Politics & Policy

Telling Stories That Matter

NR helps put conservative candidates on the map.

Editor’s Note: John J. Miller wrote the cover story for the January 27, 2014, issue of National Review, “Obamacare’s Cornhusker Nemesis,” profiling Nebraska Republican Senate candidate, Ben Sasse. Sasse went on to win the Republican nomination. He sent the following letter to National Review’s editor, Rich Lowry:

Dear Rich,

Now that the dust has settled from Election Day, I wanted to send you a note and extend my deepest thanks for you and the role that NR played in our campaign. People sometimes forget this, but we were at single digits in the polls at the time that you all weighed in on behalf of our project. After the cover story, nobody wondered if we had a chance to win anymore. We still had to go out and do the work of winning Nebraskans to our cause, but our campaign was definitely viewed differently after that. NR helped put us on the map.

Even more than what you did in our race though, I want to thank you for the work that you all do at National Review. I’ve been reading NR since I was in college, and I still do. National Review to this day remains one of the most important translators of conservatism that our movement has. I have said many times in this campaign that we need more story tellers — there are no better story tellers in the conservative movement than National Review.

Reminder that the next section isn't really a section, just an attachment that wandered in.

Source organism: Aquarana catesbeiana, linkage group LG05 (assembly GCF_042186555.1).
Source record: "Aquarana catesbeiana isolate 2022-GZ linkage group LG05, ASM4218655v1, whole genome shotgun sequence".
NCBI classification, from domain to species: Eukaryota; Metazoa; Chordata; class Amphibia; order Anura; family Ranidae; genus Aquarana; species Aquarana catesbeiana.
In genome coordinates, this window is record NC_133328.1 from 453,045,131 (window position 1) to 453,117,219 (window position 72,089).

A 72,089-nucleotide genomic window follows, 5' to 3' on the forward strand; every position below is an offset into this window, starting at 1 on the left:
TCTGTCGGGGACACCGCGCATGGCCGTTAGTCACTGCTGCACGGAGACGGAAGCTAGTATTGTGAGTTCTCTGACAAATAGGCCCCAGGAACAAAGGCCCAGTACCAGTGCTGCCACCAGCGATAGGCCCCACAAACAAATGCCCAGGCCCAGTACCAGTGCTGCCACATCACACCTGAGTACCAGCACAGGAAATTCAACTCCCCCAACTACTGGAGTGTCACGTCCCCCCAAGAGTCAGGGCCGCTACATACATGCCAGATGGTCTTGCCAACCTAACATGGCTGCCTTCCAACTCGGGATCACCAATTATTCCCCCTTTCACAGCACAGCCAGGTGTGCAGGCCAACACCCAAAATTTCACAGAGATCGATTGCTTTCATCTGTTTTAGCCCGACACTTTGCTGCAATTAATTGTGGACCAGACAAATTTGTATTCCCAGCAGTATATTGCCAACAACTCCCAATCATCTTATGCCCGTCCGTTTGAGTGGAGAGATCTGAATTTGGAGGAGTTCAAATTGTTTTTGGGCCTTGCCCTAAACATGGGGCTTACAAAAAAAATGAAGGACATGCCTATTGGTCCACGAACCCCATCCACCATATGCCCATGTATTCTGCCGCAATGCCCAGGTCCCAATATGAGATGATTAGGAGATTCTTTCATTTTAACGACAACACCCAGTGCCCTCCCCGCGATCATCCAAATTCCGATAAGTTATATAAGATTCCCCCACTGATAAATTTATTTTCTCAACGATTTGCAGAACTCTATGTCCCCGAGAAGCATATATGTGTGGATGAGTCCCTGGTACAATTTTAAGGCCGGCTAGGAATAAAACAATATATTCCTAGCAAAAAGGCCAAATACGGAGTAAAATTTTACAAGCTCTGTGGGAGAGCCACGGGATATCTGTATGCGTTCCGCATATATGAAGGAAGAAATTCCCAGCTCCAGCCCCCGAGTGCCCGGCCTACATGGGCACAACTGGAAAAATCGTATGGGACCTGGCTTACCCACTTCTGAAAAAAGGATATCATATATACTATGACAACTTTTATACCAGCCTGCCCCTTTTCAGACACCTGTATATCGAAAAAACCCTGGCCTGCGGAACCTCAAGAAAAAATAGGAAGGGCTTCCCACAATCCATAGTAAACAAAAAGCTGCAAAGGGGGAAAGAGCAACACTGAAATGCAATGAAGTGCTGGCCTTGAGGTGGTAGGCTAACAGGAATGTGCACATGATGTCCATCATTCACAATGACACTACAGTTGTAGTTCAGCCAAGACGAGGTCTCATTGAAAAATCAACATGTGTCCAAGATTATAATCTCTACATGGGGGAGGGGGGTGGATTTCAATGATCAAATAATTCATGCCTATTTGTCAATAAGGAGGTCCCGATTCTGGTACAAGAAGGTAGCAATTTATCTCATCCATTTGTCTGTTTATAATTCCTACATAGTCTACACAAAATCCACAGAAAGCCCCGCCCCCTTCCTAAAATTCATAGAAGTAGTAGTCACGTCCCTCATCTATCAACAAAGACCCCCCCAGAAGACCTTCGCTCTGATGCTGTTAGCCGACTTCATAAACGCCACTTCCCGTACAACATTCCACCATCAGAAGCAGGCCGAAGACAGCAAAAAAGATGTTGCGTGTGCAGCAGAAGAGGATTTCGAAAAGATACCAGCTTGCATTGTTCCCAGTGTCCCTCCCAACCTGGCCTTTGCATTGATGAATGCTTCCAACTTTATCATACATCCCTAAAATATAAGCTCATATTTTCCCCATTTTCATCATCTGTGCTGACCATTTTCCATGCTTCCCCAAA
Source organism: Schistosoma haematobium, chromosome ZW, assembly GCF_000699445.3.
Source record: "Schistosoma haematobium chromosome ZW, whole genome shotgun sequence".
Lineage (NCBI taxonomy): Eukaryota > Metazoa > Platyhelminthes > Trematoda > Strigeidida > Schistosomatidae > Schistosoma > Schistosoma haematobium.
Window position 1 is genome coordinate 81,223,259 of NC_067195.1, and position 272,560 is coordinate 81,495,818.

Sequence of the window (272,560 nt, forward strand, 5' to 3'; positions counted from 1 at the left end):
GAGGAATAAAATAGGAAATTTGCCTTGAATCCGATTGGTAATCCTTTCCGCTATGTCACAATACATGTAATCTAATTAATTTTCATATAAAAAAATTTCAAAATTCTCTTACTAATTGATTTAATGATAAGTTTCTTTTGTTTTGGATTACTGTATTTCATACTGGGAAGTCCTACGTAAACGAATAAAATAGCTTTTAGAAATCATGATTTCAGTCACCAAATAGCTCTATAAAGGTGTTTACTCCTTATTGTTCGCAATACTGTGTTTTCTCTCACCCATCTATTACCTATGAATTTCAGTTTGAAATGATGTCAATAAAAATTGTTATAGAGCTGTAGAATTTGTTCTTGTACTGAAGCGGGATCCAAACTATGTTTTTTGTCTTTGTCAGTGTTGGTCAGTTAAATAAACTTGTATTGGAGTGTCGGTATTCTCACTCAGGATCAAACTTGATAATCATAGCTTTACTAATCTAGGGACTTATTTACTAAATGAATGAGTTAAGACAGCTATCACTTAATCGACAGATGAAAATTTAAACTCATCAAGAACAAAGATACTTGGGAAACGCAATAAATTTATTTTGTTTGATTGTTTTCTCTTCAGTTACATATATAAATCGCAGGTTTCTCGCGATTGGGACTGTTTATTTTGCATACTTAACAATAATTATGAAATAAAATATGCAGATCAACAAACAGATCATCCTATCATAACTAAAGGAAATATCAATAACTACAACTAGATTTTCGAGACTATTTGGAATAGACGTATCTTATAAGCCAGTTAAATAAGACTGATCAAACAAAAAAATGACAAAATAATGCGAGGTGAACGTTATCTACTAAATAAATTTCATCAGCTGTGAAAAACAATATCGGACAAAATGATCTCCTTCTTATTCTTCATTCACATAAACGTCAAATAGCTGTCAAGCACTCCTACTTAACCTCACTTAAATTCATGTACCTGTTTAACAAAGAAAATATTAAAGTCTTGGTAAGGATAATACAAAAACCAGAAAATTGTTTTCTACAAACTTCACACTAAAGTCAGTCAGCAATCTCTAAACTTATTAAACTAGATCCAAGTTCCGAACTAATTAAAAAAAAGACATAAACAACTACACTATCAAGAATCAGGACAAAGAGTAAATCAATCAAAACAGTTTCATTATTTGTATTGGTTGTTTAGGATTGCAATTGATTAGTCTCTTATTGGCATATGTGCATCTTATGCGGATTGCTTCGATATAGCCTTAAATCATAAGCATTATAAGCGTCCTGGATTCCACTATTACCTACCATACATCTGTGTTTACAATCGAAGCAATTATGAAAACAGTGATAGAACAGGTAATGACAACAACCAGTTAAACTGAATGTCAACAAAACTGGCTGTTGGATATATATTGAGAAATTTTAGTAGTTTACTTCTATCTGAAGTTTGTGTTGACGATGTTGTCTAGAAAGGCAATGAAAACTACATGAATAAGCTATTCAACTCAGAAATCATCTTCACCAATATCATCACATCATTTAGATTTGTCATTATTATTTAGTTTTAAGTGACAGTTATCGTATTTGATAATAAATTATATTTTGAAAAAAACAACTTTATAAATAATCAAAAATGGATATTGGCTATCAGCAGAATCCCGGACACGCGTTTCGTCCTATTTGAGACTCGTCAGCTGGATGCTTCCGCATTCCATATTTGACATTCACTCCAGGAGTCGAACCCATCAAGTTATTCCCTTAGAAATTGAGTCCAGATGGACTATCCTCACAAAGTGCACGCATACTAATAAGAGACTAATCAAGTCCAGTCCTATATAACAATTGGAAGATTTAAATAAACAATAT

Thank you again for your support, your belief in our campaign, and all the work that you do to keep America great. Please keep in touch. 


Ben Sasse

Please donate here.

Most Popular

Law & the Courts

The Real Reason for That Kavanaugh Smear

The New York Times on Saturday joined The New Yorker and many other media outlets in upending a dumpster full of garbage on its own reputation in an effort to smear Brett Kavanaugh. After more than a year of digging, the Democrats and their media allies still have no supported allegations of sexual misconduct by ... Read More
Politics & Policy

CNN: Everything but the News

For a while, we thought MSNBC had temporarily usurped CNN as the font of fake news — although both networks had tied for the most negative coverage (93 percent of all their news reports) of President Trump’s first 100 days in office. A cynic would argue that CNN had deliberately given Trump undue coverage ... Read More